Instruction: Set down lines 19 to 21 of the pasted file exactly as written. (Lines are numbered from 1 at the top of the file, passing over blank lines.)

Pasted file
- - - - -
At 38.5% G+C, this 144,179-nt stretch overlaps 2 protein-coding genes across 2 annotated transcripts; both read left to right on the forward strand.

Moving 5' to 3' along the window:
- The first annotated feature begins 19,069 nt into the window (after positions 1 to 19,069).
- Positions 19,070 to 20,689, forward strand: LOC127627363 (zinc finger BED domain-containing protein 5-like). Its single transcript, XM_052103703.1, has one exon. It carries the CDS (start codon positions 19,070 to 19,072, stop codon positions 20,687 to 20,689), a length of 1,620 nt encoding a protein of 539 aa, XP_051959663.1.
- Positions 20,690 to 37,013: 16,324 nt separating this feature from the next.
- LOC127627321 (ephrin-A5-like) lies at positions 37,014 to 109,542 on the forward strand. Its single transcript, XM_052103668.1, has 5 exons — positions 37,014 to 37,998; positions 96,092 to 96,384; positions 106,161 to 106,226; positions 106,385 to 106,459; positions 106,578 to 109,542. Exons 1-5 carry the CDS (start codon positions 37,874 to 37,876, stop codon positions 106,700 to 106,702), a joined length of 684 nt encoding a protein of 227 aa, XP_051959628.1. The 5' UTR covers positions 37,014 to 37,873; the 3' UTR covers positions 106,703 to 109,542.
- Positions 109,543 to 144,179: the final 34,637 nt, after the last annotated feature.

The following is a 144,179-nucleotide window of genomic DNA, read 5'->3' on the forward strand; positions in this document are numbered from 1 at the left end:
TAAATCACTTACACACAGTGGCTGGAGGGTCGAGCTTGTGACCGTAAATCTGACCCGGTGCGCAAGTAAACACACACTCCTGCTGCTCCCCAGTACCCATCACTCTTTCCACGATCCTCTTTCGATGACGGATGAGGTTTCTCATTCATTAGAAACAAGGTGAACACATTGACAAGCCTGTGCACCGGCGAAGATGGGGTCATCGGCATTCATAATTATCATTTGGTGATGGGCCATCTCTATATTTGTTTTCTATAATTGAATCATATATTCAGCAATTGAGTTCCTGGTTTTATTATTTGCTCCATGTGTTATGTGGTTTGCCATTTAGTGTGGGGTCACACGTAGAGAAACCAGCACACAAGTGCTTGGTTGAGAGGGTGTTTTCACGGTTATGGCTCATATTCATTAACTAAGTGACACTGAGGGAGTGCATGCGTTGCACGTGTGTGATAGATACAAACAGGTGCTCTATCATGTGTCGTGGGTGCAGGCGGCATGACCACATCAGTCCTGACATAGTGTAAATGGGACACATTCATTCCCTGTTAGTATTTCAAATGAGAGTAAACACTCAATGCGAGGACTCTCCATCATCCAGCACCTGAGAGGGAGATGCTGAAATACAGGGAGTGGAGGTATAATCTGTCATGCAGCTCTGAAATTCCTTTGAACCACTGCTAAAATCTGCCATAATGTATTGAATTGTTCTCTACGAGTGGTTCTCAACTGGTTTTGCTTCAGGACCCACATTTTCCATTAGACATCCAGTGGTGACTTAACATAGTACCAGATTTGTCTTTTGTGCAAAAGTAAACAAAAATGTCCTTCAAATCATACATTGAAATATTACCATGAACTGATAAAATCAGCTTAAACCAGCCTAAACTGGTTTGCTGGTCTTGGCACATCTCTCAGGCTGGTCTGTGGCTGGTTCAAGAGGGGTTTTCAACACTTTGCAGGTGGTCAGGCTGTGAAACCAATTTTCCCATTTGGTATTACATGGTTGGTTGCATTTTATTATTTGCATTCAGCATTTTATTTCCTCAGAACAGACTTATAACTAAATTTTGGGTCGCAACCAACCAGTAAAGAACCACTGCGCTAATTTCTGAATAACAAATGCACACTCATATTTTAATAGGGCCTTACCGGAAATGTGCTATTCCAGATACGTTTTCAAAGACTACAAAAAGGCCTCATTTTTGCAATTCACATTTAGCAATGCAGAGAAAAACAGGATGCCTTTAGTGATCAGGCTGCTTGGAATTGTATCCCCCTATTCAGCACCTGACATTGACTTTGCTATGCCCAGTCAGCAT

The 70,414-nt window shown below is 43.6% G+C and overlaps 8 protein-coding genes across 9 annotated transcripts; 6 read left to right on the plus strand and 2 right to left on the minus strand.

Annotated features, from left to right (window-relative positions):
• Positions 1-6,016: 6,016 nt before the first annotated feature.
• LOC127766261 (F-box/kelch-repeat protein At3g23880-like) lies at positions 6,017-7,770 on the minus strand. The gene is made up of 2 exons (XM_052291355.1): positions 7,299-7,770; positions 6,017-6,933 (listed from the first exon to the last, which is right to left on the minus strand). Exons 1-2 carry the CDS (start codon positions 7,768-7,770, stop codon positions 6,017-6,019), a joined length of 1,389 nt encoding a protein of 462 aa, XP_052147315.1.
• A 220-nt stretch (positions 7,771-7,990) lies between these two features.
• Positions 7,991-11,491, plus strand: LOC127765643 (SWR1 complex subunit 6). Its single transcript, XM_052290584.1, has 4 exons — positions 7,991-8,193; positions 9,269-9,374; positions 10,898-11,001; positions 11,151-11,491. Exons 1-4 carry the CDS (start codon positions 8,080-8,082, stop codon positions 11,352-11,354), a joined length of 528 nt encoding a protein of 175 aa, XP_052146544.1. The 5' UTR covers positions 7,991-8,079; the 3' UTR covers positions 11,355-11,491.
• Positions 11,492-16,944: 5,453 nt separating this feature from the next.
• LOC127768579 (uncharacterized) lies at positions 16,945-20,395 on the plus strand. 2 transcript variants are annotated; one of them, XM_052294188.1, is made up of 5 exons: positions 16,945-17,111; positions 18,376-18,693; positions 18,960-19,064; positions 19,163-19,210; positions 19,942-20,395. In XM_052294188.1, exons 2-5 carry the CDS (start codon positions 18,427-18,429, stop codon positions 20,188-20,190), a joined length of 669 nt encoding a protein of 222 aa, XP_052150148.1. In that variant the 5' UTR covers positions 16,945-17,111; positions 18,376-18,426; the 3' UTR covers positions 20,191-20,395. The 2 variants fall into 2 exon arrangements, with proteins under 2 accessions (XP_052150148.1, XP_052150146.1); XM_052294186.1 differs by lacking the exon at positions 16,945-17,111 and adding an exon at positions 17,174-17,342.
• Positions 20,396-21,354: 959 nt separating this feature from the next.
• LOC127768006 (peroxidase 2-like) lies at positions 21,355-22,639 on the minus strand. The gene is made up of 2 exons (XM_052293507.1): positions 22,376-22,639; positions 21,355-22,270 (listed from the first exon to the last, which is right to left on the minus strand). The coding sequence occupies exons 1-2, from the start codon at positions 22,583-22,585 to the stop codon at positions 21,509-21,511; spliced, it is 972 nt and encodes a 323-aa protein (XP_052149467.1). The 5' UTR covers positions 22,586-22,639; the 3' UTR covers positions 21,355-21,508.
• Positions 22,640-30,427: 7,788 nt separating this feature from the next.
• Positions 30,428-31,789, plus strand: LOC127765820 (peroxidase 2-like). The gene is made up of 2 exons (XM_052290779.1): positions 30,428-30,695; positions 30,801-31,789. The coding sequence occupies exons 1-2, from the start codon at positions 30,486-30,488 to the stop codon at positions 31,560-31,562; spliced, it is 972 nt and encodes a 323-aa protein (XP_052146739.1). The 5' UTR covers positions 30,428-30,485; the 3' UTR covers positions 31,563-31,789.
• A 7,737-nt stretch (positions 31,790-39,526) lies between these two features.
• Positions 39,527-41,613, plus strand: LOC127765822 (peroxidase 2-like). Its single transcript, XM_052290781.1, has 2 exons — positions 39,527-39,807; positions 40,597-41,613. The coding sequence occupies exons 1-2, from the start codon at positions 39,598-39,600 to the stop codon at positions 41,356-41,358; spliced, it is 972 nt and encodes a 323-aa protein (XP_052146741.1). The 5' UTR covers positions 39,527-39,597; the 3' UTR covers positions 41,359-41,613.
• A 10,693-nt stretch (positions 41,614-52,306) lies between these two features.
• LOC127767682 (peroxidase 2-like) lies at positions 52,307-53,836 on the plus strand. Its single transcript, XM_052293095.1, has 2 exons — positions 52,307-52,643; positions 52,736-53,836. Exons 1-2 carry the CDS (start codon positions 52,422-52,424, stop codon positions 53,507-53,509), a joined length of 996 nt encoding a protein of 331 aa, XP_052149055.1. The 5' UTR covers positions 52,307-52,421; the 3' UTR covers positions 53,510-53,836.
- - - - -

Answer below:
• LOC127768006 (peroxidase 2-like) lies at positions 21,355-22,639 on the minus strand. The gene is made up of 2 exons (XM_052293507.1): positions 22,376-22,639; positions 21,355-22,270 (listed from the first exon to the last, which is right to left on the minus strand). The coding sequence occupies exons 1-2, from the start codon at positions 22,583-22,585 to the stop codon at positions 21,509-21,511; spliced, it is 972 nt and encodes a 323-aa protein (XP_052149467.1). The 5' UTR covers positions 22,586-22,639; the 3' UTR covers positions 21,355-21,508.
• Positions 22,640-30,427: 7,788 nt separating this feature from the next.
• Positions 30,428-31,789, plus strand: LOC127765820 (peroxidase 2-like). The gene is made up of 2 exons (XM_052290779.1): positions 30,428-30,695; positions 30,801-31,789. The coding sequence occupies exons 1-2, from the start codon at positions 30,486-30,488 to the stop codon at positions 31,560-31,562; spliced, it is 972 nt and encodes a 323-aa protein (XP_052146739.1). The 5' UTR covers positions 30,428-30,485; the 3' UTR covers positions 31,563-31,789.